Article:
Worth recalling is that the avalanche of government spending launched in the 1960s was followed in the 1970s by runaway inflation.
We now face the latest round of this misguided idea with the expansion of the Child Tax Credit in the Build Back Better Act — now derailed thanks to Sen. Joe Manchin.
Fellow Democrats are now all over the beleaguered senator for allegedly not caring about child poverty.
Build Back Better would have increased the credit from $2,000 per child to $3,000, or $3,600 for children under 6.
In a particularly destructive move, they detached any work requirement from receiving the Child Tax Credit.
A team of University of Chicago economists estimates providing a new generous Child Tax Credit, with no work requirement, would result in 1.5 million parents leaving the workforce.
More government, less work. This is somehow the answer that Democratic Party leadership is serving up to us for how to build a better future for our nation.
Where does the passion of Democrats really lie — in improving lives of Americans or in dramatically expanding government?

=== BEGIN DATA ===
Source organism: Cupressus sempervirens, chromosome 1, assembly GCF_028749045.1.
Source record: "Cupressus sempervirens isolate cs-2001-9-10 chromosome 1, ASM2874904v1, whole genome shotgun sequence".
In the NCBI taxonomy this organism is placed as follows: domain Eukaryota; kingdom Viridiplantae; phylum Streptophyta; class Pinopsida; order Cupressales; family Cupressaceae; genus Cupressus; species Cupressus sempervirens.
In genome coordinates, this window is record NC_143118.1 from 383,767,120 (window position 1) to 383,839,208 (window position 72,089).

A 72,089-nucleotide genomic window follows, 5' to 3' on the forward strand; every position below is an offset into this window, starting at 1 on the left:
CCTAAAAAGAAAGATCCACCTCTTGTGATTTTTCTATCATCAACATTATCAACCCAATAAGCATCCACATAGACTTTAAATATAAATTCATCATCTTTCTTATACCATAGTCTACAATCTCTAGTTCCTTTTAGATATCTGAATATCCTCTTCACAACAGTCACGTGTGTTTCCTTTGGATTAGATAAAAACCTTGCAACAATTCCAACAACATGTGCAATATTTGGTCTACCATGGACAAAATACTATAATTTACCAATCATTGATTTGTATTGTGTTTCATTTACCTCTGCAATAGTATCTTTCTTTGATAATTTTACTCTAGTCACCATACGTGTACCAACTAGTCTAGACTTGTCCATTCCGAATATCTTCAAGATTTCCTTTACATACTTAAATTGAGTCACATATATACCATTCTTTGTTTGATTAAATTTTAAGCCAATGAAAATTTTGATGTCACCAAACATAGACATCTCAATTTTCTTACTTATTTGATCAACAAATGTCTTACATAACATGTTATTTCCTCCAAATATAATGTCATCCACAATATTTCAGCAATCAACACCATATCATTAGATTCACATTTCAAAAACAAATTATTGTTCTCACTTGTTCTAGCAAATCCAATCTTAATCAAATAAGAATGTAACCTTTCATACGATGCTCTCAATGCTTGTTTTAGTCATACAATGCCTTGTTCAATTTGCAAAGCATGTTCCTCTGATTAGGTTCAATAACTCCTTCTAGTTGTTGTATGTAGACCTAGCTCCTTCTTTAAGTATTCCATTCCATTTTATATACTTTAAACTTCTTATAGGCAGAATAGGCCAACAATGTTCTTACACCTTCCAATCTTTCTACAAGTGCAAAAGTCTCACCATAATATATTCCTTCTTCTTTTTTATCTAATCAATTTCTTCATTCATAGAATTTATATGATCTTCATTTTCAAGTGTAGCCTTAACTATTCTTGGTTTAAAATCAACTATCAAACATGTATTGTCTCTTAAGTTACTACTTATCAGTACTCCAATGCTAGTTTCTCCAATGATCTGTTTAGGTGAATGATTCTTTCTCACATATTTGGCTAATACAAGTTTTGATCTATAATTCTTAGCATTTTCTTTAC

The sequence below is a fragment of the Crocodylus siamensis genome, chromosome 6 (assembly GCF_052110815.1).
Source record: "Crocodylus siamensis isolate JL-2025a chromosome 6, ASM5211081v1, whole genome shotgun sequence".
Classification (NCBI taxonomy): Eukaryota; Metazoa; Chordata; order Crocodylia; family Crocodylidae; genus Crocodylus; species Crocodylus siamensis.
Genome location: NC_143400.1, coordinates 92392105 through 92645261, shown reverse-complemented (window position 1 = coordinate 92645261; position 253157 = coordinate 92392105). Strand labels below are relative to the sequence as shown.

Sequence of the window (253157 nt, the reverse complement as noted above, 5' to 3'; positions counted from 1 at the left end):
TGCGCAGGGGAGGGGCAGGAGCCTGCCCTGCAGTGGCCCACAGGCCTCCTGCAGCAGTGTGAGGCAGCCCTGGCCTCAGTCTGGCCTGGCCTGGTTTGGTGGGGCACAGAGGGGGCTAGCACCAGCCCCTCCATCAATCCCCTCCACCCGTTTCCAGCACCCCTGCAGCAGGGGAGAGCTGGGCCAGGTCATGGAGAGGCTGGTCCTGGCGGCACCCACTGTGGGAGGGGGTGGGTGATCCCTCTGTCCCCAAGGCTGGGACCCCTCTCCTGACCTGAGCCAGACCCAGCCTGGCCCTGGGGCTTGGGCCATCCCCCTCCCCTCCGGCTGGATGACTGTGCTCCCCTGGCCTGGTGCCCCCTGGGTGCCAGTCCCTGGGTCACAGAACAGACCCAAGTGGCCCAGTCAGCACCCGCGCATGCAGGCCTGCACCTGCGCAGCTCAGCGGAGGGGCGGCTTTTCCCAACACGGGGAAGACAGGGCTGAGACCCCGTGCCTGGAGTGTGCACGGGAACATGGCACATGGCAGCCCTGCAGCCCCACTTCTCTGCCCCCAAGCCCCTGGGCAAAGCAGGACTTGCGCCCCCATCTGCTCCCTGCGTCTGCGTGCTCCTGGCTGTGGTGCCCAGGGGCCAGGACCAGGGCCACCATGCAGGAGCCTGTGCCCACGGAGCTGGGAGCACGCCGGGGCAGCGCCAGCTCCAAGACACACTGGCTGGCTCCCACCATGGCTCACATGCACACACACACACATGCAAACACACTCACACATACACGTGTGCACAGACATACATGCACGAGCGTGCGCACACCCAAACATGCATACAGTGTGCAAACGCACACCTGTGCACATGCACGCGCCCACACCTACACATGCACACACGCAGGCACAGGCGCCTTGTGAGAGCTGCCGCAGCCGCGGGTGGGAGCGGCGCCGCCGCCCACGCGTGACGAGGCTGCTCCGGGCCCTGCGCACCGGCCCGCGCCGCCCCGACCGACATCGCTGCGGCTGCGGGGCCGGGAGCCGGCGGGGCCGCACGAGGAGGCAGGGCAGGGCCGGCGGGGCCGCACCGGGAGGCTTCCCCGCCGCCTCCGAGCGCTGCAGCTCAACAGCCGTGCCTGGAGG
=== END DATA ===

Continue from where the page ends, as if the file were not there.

Equally revealing is what does not interest progressives at all.
A little more than a decade ago, Ron Haskins and Isabel Sawhill at the Brookings Institution publicized what they called the “success sequence.”
The success sequence consists of three steps in behavior to avoid poverty. Complete at least a high school education, work full time, and wait until age 21 before getting married and then having children.
According to testimony of Haskins in the U.S. Senate in 2012, those following the “success sequence” have a 2% chance of being in poverty and a 75% chance of reaching the middle class.
But the success sequence doesn’t much interest progressives because the focus is about individuals taking personal responsibility for their lives in a free country. The “personal responsibility” part and the “free country” part have little standing in the Democratic Party.